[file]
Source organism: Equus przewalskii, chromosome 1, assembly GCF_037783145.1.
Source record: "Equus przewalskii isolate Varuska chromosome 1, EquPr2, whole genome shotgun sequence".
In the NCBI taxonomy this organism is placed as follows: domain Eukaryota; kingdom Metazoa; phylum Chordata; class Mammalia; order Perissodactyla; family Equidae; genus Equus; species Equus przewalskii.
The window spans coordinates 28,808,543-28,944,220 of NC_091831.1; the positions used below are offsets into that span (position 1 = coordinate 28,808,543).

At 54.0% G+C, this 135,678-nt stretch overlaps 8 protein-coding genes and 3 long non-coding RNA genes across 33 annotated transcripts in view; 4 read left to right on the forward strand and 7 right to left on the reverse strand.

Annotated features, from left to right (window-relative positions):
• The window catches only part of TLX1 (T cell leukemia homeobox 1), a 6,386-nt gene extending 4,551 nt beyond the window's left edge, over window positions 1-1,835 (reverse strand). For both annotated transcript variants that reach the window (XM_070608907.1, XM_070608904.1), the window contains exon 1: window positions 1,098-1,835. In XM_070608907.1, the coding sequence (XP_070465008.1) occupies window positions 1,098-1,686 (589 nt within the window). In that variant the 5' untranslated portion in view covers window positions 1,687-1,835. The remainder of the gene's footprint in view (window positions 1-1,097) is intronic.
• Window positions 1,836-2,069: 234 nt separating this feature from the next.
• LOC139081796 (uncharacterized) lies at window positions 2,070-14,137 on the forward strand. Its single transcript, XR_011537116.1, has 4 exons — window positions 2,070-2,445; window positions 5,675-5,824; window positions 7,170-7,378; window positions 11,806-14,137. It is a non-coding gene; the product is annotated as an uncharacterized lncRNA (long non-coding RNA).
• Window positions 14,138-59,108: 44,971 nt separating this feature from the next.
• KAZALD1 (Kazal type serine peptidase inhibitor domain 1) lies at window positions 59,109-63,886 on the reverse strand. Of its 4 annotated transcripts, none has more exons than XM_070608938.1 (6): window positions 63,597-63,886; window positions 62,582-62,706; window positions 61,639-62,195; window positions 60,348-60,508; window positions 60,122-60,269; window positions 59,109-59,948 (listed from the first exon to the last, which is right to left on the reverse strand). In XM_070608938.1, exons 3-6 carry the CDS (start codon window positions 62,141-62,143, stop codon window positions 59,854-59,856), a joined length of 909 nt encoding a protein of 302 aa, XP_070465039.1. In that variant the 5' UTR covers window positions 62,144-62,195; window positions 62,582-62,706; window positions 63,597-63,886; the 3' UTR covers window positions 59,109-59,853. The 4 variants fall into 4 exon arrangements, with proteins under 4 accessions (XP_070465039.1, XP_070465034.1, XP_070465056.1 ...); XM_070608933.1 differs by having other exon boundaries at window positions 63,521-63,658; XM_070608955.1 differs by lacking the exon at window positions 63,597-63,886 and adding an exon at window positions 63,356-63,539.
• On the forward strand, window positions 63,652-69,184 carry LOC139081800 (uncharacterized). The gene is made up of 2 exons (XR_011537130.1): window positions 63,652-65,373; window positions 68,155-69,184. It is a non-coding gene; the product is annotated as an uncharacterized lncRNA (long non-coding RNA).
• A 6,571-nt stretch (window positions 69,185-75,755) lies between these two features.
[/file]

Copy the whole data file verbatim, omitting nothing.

Source organism: Equus przewalskii, chromosome 1, assembly GCF_037783145.1.
Source record: "Equus przewalskii isolate Varuska chromosome 1, EquPr2, whole genome shotgun sequence".
In the NCBI taxonomy this organism is placed as follows: domain Eukaryota; kingdom Metazoa; phylum Chordata; class Mammalia; order Perissodactyla; family Equidae; genus Equus; species Equus przewalskii.
The window spans coordinates 28,808,543-28,944,220 of NC_091831.1; the positions used below are offsets into that span (position 1 = coordinate 28,808,543).

At 54.0% G+C, this 135,678-nt stretch overlaps 8 protein-coding genes and 3 long non-coding RNA genes across 33 annotated transcripts in view; 4 read left to right on the forward strand and 7 right to left on the reverse strand.

Annotated features, from left to right (window-relative positions):
• The window catches only part of TLX1 (T cell leukemia homeobox 1), a 6,386-nt gene extending 4,551 nt beyond the window's left edge, over window positions 1-1,835 (reverse strand). For both annotated transcript variants that reach the window (XM_070608907.1, XM_070608904.1), the window contains exon 1: window positions 1,098-1,835. In XM_070608907.1, the coding sequence (XP_070465008.1) occupies window positions 1,098-1,686 (589 nt within the window). In that variant the 5' untranslated portion in view covers window positions 1,687-1,835. The remainder of the gene's footprint in view (window positions 1-1,097) is intronic.
• Window positions 1,836-2,069: 234 nt separating this feature from the next.
• LOC139081796 (uncharacterized) lies at window positions 2,070-14,137 on the forward strand. Its single transcript, XR_011537116.1, has 4 exons — window positions 2,070-2,445; window positions 5,675-5,824; window positions 7,170-7,378; window positions 11,806-14,137. It is a non-coding gene; the product is annotated as an uncharacterized lncRNA (long non-coding RNA).
• Window positions 14,138-59,108: 44,971 nt separating this feature from the next.
• KAZALD1 (Kazal type serine peptidase inhibitor domain 1) lies at window positions 59,109-63,886 on the reverse strand. Of its 4 annotated transcripts, none has more exons than XM_070608938.1 (6): window positions 63,597-63,886; window positions 62,582-62,706; window positions 61,639-62,195; window positions 60,348-60,508; window positions 60,122-60,269; window positions 59,109-59,948 (listed from the first exon to the last, which is right to left on the reverse strand). In XM_070608938.1, exons 3-6 carry the CDS (start codon window positions 62,141-62,143, stop codon window positions 59,854-59,856), a joined length of 909 nt encoding a protein of 302 aa, XP_070465039.1. In that variant the 5' UTR covers window positions 62,144-62,195; window positions 62,582-62,706; window positions 63,597-63,886; the 3' UTR covers window positions 59,109-59,853. The 4 variants fall into 4 exon arrangements, with proteins under 4 accessions (XP_070465039.1, XP_070465034.1, XP_070465056.1 ...); XM_070608933.1 differs by having other exon boundaries at window positions 63,521-63,658; XM_070608955.1 differs by lacking the exon at window positions 63,597-63,886 and adding an exon at window positions 63,356-63,539.
• On the forward strand, window positions 63,652-69,184 carry LOC139081800 (uncharacterized). The gene is made up of 2 exons (XR_011537130.1): window positions 63,652-65,373; window positions 68,155-69,184. It is a non-coding gene; the product is annotated as an uncharacterized lncRNA (long non-coding RNA).
• A 6,571-nt stretch (window positions 69,185-75,755) lies between these two features.